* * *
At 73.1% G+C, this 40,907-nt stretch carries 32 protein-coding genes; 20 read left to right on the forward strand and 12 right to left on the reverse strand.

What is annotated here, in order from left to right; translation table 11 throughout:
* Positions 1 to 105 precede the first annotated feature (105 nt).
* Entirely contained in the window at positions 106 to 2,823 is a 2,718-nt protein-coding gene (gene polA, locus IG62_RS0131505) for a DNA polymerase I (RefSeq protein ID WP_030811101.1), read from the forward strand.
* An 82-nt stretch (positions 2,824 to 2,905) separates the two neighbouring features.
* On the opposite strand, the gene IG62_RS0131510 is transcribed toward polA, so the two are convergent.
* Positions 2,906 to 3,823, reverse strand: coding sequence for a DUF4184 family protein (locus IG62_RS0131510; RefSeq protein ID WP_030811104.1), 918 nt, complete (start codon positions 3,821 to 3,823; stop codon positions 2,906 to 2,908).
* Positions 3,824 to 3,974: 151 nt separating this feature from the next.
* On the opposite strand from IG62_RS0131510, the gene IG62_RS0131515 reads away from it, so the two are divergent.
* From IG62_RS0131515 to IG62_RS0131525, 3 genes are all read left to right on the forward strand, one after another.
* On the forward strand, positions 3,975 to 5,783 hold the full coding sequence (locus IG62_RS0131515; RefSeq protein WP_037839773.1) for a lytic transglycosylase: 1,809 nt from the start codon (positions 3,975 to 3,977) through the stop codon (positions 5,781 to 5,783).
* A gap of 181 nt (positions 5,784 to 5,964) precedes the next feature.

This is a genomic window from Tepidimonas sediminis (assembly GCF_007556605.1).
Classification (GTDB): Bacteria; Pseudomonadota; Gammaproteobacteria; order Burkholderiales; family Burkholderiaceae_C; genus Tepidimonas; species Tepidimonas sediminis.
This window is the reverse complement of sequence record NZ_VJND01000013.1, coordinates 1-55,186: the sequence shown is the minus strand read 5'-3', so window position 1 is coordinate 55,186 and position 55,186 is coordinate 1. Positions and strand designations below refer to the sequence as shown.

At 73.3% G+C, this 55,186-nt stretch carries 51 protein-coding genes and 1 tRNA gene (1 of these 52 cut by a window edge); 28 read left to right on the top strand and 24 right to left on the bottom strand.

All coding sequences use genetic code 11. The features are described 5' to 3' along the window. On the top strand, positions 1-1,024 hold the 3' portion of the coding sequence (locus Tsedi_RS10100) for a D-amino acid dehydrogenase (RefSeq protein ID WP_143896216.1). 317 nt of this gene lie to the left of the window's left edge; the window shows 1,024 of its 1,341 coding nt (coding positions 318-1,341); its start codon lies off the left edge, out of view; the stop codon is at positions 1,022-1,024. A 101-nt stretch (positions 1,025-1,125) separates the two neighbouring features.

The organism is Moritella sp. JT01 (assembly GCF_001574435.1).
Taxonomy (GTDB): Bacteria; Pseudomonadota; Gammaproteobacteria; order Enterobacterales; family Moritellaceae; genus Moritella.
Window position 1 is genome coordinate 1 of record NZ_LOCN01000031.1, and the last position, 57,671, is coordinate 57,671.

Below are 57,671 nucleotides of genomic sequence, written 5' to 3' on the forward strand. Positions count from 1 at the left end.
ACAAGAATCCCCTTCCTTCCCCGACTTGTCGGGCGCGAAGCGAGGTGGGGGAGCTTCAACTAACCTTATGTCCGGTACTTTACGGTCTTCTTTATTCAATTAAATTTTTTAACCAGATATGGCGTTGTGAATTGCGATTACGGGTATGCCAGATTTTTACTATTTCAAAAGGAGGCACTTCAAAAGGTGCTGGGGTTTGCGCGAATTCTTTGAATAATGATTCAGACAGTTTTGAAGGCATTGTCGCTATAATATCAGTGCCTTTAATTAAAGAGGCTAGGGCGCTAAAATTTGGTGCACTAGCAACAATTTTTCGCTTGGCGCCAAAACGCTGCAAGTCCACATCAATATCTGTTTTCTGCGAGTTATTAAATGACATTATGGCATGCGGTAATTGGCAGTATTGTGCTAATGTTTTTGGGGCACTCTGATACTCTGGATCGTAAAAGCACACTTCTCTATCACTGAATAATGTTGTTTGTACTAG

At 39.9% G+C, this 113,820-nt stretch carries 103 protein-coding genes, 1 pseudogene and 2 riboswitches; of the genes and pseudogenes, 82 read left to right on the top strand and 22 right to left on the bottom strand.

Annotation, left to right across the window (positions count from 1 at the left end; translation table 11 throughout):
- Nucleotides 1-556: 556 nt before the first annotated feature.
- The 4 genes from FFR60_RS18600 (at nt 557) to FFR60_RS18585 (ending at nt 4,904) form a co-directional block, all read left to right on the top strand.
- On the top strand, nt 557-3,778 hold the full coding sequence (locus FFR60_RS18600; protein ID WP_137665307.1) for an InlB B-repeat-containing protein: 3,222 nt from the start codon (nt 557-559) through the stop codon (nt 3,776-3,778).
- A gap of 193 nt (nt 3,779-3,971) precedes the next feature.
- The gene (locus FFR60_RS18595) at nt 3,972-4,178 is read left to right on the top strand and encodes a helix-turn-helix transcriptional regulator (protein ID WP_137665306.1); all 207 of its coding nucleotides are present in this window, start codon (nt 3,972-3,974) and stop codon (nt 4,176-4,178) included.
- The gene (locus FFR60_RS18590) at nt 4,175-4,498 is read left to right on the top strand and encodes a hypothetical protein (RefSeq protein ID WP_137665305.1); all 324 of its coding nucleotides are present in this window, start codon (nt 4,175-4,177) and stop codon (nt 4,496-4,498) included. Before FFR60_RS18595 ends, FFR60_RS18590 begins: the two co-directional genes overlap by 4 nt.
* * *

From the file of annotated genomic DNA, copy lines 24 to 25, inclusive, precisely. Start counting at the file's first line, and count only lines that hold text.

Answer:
Annotation, left to right across the window (positions count from 1 at the left end; translation table 11 throughout):
- Nucleotides 1-556: 556 nt before the first annotated feature.